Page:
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Refurbished Gadgets: The Key to Circular Economy Shift

Technology has blended into everyone’s life, making it easier and more convenient than ever before. A device that was once used for a simple phone call has evolved into an indispensable part of human life; the most eminent source of entertainment, social connections and income generation.

Yes, we’re talking about the ‘smartphone’ that is serving as the mainstay of social interactions.

The consumer markets have opened up for the OEMs as they keep luring the users to regularly upgrade their lifestyle with the flashy new versions of devices. However, what is not getting thought of is the effect of this wasteful practice on the planet, with heaps of electronic waste, are getting generated from discarded gadgets and smartphones.

The massive amount of forgotten devices

It is estimated that around 3 lakh double-decker buses full of electronic waste are getting generated across the world, with smartphones alone contributing to around 10% of the total. These 50+ million tonnes of e-waste are forecasted to reach a staggering 75+ million tonnes by 2030. Asia contributes almost half of the e-waste, with our own India being the 5th largest producer.

On the other hand, with the lack of organised methods for collecting e-waste, the process of recycling is comparatively slower with only about 20% of devices being recycled. The time has come to actively spread awareness on lowering the impact of e-waste on the planet and encourage companies which are promoting a shift towards a circular economy. After all, we already have an advanced level of technology to refurbish used electronic devices and introduce them back into the market as refurbished gadgets.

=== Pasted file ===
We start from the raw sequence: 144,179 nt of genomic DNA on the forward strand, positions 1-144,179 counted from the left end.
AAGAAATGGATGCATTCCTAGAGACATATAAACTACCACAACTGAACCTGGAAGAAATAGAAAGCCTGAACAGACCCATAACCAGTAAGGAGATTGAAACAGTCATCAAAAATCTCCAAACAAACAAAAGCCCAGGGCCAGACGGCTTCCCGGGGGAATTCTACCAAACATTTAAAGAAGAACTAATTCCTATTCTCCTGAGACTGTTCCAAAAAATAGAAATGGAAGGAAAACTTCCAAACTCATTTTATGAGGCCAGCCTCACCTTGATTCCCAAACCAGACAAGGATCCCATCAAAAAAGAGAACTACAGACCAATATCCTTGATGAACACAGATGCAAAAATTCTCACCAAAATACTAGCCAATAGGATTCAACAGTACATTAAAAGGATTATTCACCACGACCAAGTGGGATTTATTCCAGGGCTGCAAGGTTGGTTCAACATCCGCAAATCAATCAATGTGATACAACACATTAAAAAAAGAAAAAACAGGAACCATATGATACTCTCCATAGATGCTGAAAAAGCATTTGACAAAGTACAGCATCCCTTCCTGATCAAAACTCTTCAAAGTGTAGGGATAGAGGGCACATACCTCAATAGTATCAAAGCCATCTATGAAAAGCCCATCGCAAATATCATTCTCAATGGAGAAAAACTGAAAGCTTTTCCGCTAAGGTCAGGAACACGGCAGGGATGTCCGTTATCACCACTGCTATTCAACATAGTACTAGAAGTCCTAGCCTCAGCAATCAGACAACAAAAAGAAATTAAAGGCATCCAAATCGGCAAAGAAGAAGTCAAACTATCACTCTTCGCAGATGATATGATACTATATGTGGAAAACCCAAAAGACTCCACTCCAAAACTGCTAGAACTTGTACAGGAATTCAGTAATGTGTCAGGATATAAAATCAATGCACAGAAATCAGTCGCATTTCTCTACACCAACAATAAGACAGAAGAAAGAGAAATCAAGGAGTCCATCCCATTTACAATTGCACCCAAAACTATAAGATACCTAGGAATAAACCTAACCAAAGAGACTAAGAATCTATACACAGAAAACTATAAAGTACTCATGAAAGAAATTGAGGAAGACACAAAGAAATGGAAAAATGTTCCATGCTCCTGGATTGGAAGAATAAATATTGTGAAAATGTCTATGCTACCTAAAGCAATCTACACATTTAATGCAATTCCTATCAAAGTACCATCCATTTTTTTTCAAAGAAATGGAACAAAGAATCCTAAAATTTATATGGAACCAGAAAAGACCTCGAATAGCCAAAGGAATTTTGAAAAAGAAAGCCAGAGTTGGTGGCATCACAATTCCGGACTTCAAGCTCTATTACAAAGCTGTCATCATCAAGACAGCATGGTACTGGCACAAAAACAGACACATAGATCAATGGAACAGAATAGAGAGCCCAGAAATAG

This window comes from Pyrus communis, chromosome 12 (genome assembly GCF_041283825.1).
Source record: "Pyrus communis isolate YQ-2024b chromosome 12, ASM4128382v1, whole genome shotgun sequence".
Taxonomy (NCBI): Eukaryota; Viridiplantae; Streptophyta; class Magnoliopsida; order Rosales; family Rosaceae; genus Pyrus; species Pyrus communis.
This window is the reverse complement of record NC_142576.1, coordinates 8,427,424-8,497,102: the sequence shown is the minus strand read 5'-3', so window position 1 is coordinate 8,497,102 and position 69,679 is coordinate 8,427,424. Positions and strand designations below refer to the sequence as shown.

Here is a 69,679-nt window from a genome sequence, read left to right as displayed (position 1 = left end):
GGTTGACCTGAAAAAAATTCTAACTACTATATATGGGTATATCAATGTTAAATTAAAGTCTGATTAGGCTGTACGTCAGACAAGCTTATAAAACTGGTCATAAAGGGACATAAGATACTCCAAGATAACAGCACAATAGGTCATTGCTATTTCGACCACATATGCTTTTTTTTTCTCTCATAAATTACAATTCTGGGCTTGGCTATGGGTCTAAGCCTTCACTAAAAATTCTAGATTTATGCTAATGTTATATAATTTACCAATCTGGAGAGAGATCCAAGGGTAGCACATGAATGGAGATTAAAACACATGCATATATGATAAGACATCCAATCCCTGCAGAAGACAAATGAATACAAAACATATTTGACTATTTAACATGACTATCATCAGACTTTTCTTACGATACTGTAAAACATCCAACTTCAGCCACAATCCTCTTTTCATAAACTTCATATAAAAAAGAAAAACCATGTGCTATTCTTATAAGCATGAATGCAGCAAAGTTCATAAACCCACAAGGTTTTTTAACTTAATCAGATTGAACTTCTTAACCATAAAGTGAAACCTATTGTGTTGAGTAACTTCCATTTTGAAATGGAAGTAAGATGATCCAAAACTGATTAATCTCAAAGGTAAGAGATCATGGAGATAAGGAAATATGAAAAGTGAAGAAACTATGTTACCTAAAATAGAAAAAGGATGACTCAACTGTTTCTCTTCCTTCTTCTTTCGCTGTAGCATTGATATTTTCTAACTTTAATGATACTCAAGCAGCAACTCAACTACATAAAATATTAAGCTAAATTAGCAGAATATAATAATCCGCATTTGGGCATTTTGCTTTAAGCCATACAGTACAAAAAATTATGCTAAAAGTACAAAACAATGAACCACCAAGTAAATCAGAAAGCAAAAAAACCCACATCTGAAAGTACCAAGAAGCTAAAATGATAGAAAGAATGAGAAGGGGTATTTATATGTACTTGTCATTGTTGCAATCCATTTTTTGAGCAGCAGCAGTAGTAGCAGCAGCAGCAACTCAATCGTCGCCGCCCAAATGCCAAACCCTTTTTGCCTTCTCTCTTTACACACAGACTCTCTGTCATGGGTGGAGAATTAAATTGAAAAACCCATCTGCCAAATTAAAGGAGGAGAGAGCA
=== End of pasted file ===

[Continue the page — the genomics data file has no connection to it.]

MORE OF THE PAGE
A circular economy is a well-developed framework that prioritises recycling and reuse of products as a meaningful step towards mitigating the impact of waste. The wider adoption of this will significantly reduce greenhouse gas emissions.

Embracing refurbished products

However, even though the technology exists the use of refurbished devices has not gathered much pace in our country. We are primarily oriented towards purchasing products that come directly from the production facilities of the OEMs. The reasons for such consumer behaviour, though also guided by lack of awareness, is not always misplaced.

Once a smartphone falls out of the warranty period and needs replacement, a user would sell it to a ‘second-hand gadget dealer’, who tries to introduce it back to the market on an as-is basis. The new purchaser inherits the issues of the devices, which had prompted its sale in the first place. It becomes a matter of luck on how long the new owner can use the product before it dies.

This phenomenon is the reason why a consumer would only opt for a second-hand or ‘Purana’ phone if in dire need or as a second and optional gadget.

Refurbished smartphones, on the other hand, normally go through quality checks and a remediation process. Organisations who offer refurbished products normally (or are supposed to) vouch for the quality of their refurbishing process by adding a trust factor to the used smartphone. For e.g., if a 1-year guarantee is added to the refurbished product, it would mitigate the risk of the new purchaser to a great extent. As all the OEMs provide a similar level of warranty, the only difference between a new model and the refurbished one is the features introduced, which, in most cases, are hardly used by a common consumer.

Lastly, we also need a change in social mindset. As it stands today, a purchaser of a pre-owned device, refurbished or otherwise, is tagged as one with less financial capacity. Instead, a mature view may be to view the person as environmentally conscious, trying to save this planet from gathering more waste. Only then may we see a boost in the usage of refurbished products.

What’s next?

We need to come together to promote the usage of refurbished gadgets, especially smartphones. Responsible usage should weigh the features of new versions against the harmful impact they cause on the environment. It will be good to find the leaders of business and social communities to promote this through example.


(The author is Mr. Soumitra Gupta, CEO, XtraCove and the views expressed in this article are his own)


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